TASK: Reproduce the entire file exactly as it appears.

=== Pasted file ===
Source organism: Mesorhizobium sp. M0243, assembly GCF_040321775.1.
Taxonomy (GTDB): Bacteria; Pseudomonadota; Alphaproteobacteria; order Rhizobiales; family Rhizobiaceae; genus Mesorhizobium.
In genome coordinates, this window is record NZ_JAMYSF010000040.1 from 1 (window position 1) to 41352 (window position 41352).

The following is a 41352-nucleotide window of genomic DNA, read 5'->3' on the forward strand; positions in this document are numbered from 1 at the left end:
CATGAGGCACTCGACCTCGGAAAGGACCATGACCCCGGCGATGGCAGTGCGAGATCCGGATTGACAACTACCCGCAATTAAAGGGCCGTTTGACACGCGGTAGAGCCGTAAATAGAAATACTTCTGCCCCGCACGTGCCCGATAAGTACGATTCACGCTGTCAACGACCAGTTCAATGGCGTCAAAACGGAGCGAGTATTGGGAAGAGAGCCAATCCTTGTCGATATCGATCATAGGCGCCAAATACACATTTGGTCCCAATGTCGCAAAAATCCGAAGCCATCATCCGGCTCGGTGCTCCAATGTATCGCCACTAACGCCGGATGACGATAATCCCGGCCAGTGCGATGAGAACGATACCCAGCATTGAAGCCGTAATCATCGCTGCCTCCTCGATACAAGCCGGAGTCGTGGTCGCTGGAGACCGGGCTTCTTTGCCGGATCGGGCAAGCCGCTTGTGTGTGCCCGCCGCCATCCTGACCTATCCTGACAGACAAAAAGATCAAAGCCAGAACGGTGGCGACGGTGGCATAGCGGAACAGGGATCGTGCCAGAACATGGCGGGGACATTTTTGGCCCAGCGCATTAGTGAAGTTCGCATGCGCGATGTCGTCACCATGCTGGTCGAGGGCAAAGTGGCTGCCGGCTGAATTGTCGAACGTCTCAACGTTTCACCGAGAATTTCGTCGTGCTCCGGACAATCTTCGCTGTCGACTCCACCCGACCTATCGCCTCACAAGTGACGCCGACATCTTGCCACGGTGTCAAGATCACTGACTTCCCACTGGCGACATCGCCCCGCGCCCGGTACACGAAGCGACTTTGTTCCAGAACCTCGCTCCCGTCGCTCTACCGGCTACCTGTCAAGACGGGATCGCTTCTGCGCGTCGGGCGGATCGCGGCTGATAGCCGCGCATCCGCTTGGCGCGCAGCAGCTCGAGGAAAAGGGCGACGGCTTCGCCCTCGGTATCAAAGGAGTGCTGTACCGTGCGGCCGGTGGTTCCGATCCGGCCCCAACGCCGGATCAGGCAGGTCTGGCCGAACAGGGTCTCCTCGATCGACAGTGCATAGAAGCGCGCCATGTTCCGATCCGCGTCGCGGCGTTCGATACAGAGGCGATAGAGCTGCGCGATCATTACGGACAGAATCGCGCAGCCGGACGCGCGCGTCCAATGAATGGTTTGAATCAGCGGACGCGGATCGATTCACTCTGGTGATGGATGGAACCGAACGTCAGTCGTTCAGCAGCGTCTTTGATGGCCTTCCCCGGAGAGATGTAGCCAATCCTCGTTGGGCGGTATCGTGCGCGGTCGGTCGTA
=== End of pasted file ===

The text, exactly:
Source organism: Mesorhizobium sp. M0243, assembly GCF_040321775.1.
Taxonomy (GTDB): Bacteria; Pseudomonadota; Alphaproteobacteria; order Rhizobiales; family Rhizobiaceae; genus Mesorhizobium.
In genome coordinates, this window is record NZ_JAMYSF010000040.1 from 1 (window position 1) to 41352 (window position 41352).

The following is a 41352-nucleotide window of genomic DNA, read 5'->3' on the forward strand; positions in this document are numbered from 1 at the left end:
CATGAGGCACTCGACCTCGGAAAGGACCATGACCCCGGCGATGGCAGTGCGAGATCCGGATTGACAACTACCCGCAATTAAAGGGCCGTTTGACACGCGGTAGAGCCGTAAATAGAAATACTTCTGCCCCGCACGTGCCCGATAAGTACGATTCACGCTGTCAACGACCAGTTCAATGGCGTCAAAACGGAGCGAGTATTGGGAAGAGAGCCAATCCTTGTCGATATCGATCATAGGCGCCAAATACACATTTGGTCCCAATGTCGCAAAAATCCGAAGCCATCATCCGGCTCGGTGCTCCAATGTATCGCCACTAACGCCGGATGACGATAATCCCGGCCAGTGCGATGAGAACGATACCCAGCATTGAAGCCGTAATCATCGCTGCCTCCTCGATACAAGCCGGAGTCGTGGTCGCTGGAGACCGGGCTTCTTTGCCGGATCGGGCAAGCCGCTTGTGTGTGCCCGCCGCCATCCTGACCTATCCTGACAGACAAAAAGATCAAAGCCAGAACGGTGGCGACGGTGGCATAGCGGAACAGGGATCGTGCCAGAACATGGCGGGGACATTTTTGGCCCAGCGCATTAGTGAAGTTCGCATGCGCGATGTCGTCACCATGCTGGTCGAGGGCAAAGTGGCTGCCGGCTGAATTGTCGAACGTCTCAACGTTTCACCGAGAATTTCGTCGTGCTCCGGACAATCTTCGCTGTCGACTCCACCCGACCTATCGCCTCACAAGTGACGCCGACATCTTGCCACGGTGTCAAGATCACTGACTTCCCACTGGCGACATCGCCCCGCGCCCGGTACACGAAGCGACTTTGTTCCAGAACCTCGCTCCCGTCGCTCTACCGGCTACCTGTCAAGACGGGATCGCTTCTGCGCGTCGGGCGGATCGCGGCTGATAGCCGCGCATCCGCTTGGCGCGCAGCAGCTCGAGGAAAAGGGCGACGGCTTCGCCCTCGGTATCAAAGGAGTGCTGTACCGTGCGGCCGGTGGTTCCGATCCGGCCCCAACGCCGGATCAGGCAGGTCTGGCCGAACAGGGTCTCCTCGATCGACAGTGCATAGAAGCGCGCCATGTTCCGATCCGCGTCGCGGCGTTCGATACAGAGGCGATAGAGCTGCGCGATCATTACGGACAGAATCGCGCAGCCGGACGCGCGCGTCCAATGAATGGTTTGAATCAGCGGACGCGGATCGATTCACTCTGGTGATGGATGGAACCGAACGTCAGTCGTTCAGCAGCGTCTTTGATGGCCTTCCCCGGAGAGATGTAGCCAATCCTCGTTGGGCGGTATCGTGCGCGGTCGGTCGTA